As a result of the current Federal government funding situation, the information on this website may not be up to date or acted upon. Updates regarding government operating status and resumption of normal operations can be found at www.opm.gov . Despite the lapse in appropriations, IHS will continue to provide direct clinical health care services as well as referrals for contracted services that cannot be provided through IHS clinics. For more information on how IHS is impacted, visit: HHS Contingency Plan
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The mission of the Indian Health Service is to raise the health status of the American Indian and Alaska Native (AI/AN) people to the highest level possible. The vision of the Division of Behavioral Health (DBH) is integrated health and wellness that is holistic, encompassing all aspects of the mental, physical, emotional, social, and spiritual needs of AI/AN individuals, families and communities.
DBH's mission encompasses the following eight goals:
- To improve the overall health care of AI/AN individuals, families, villages, communities, and Tribes;
- To reduce the prevalence and incidence of alcoholism and other drug dependencies;
- To reduce the prevalence and incidence of behavioral health diseases and conditions;
- To maximize positive behavioral health and resilience in individuals, families, and communities;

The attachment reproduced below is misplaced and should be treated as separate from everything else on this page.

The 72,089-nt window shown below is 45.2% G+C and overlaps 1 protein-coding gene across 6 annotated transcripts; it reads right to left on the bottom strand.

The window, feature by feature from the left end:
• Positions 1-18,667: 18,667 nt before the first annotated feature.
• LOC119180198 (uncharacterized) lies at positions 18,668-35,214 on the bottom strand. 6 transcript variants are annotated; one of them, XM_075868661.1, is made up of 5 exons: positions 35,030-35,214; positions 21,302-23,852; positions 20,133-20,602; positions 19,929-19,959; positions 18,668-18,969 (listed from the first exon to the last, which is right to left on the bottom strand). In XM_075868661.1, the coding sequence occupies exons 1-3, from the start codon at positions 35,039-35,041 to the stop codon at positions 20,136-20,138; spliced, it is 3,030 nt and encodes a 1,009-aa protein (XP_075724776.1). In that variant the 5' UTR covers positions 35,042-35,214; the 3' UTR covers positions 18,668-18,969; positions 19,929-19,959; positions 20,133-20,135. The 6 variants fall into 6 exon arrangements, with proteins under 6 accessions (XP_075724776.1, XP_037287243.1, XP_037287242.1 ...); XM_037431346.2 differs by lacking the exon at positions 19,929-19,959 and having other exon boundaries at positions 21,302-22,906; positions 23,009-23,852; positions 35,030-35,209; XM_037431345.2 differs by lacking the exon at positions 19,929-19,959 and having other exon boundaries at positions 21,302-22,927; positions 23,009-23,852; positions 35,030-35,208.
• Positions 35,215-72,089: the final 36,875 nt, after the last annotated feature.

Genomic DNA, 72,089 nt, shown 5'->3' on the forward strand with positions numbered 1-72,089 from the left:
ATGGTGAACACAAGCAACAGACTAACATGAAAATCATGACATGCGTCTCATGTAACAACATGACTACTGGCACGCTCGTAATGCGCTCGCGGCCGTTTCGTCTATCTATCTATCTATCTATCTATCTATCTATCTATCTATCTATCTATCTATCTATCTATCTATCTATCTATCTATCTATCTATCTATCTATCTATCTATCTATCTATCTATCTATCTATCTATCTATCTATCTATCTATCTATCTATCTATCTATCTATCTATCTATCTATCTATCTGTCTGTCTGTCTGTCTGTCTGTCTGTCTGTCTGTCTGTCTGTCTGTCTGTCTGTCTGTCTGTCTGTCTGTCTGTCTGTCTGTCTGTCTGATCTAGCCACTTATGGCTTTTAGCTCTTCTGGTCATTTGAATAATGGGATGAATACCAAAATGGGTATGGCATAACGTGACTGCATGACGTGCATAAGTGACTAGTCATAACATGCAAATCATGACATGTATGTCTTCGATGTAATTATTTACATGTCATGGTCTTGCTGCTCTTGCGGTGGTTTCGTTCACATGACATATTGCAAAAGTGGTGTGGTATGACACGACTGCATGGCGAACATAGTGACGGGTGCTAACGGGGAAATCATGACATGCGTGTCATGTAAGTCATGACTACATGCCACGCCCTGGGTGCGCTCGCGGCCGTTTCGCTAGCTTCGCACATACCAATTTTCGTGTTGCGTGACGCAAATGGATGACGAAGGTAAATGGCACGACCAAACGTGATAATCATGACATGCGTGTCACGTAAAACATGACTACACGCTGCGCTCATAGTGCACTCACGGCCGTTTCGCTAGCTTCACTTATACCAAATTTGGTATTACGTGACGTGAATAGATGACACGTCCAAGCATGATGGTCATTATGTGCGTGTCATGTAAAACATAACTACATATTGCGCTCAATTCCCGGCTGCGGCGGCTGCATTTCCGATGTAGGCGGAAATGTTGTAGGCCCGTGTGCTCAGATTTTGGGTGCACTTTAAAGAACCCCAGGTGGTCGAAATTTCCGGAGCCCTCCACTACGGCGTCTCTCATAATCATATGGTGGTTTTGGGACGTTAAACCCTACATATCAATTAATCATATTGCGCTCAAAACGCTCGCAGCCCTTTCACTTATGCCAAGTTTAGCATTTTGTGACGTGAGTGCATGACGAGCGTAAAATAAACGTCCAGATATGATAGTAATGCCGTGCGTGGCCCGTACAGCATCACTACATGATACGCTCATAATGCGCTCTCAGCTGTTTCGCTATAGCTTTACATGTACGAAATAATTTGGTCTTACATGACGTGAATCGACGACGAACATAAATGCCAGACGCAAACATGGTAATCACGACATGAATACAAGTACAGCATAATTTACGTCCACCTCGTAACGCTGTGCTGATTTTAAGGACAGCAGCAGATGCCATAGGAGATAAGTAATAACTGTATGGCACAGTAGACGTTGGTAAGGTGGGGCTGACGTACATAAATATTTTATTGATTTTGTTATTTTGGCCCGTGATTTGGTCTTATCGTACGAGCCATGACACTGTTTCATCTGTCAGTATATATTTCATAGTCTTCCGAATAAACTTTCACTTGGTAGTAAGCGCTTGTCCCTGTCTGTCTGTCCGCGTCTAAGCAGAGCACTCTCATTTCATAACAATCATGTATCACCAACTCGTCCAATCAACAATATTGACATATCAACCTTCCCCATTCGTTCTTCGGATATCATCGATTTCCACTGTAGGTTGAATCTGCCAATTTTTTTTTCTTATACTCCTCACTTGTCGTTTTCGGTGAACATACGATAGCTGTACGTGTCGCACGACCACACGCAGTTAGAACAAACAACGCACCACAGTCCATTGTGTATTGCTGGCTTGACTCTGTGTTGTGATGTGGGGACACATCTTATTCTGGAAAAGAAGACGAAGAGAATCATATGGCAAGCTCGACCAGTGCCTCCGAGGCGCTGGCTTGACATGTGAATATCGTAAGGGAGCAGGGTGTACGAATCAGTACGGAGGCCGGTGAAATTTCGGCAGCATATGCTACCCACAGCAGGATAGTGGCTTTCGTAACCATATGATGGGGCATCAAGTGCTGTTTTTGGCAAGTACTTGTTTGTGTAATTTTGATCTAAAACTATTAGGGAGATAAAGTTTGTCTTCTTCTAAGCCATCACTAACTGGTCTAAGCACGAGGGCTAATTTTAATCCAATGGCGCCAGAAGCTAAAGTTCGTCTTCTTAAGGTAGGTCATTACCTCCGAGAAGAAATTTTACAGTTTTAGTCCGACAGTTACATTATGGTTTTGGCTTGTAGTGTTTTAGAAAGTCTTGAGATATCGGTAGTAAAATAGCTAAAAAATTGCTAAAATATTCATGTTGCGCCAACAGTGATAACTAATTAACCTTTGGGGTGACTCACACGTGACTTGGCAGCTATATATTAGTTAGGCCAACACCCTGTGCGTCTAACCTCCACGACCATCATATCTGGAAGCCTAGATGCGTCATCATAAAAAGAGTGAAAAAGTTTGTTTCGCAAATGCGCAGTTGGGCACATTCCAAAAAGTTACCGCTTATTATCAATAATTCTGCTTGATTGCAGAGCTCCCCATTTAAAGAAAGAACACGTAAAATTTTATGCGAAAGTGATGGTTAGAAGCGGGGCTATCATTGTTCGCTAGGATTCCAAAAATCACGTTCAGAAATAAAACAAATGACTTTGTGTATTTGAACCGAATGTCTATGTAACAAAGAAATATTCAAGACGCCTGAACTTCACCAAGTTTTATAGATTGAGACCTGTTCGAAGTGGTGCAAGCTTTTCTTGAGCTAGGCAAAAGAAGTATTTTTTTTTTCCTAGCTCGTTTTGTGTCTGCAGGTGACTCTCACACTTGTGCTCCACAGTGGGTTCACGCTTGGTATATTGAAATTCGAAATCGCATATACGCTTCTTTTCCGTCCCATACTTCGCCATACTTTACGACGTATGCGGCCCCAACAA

- To support the efforts of AI/AN communities toward achieving excellence in holistic behavioral health treatment, rehabilitation, and prevention services for individuals and their families;
- To advocate for and support Tribal and Urban Indian behavioral health treatment and prevention efforts;
- To promote the capacity for self-determination, self-governance, and service delivery; and
- To advocate for AI/AN people and service providers by actively participating in professional, regulatory, educational, and community organizations at the national, State, Urban, and Tribal levels.
In 2011, IHS published a behavioral health strategic plan and a briefing book detailing goals and objectives for dealing with suicide, alcoholism, substance abuse, and other behavioral health issues in Indian Country, renewing IHS partnerships with Tribes, forming collaborations with other agencies and organizations, reforming IHS along with emerging national health care laws, and improving access to and quality of care.
IHS's Behavioral Health fact sheet page contains overview information on the program and is also available to download in PDF format.
The Prevention & Recovery Newsletter, produced by HHS’s Substance Abuse and Mental Health Services Administration (SAMHSA), highlights prevention practices and success stories in Indian Country. The newsletter provides tools, resources, and information to educate and to address alcohol and drug use disorders in Tribal communities.